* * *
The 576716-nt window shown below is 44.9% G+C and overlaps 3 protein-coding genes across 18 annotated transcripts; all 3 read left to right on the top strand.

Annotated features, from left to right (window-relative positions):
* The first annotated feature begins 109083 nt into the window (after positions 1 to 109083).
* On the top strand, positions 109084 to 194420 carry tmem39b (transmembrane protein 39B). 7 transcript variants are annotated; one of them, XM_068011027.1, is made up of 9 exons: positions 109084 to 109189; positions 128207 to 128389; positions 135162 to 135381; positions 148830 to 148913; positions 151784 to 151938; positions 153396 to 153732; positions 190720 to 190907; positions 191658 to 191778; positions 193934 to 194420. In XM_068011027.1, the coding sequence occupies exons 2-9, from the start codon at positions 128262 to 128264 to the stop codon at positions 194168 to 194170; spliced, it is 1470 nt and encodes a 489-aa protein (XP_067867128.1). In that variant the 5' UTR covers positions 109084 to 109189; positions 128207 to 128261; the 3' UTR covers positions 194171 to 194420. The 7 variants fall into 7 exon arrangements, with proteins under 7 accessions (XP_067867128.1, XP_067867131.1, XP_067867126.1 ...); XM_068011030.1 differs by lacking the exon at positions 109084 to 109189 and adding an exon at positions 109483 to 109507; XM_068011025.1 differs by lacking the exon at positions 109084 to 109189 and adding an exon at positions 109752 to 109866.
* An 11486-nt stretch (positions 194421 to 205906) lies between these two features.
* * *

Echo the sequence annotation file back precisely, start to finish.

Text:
The 576716-nt window shown below is 44.9% G+C and overlaps 3 protein-coding genes across 18 annotated transcripts; all 3 read left to right on the top strand.

Annotated features, from left to right (window-relative positions):
* The first annotated feature begins 109083 nt into the window (after positions 1 to 109083).
* On the top strand, positions 109084 to 194420 carry tmem39b (transmembrane protein 39B). 7 transcript variants are annotated; one of them, XM_068011027.1, is made up of 9 exons: positions 109084 to 109189; positions 128207 to 128389; positions 135162 to 135381; positions 148830 to 148913; positions 151784 to 151938; positions 153396 to 153732; positions 190720 to 190907; positions 191658 to 191778; positions 193934 to 194420. In XM_068011027.1, the coding sequence occupies exons 2-9, from the start codon at positions 128262 to 128264 to the stop codon at positions 194168 to 194170; spliced, it is 1470 nt and encodes a 489-aa protein (XP_067867128.1). In that variant the 5' UTR covers positions 109084 to 109189; positions 128207 to 128261; the 3' UTR covers positions 194171 to 194420. The 7 variants fall into 7 exon arrangements, with proteins under 7 accessions (XP_067867128.1, XP_067867131.1, XP_067867126.1 ...); XM_068011030.1 differs by lacking the exon at positions 109084 to 109189 and adding an exon at positions 109483 to 109507; XM_068011025.1 differs by lacking the exon at positions 109084 to 109189 and adding an exon at positions 109752 to 109866.
* An 11486-nt stretch (positions 194421 to 205906) lies between these two features.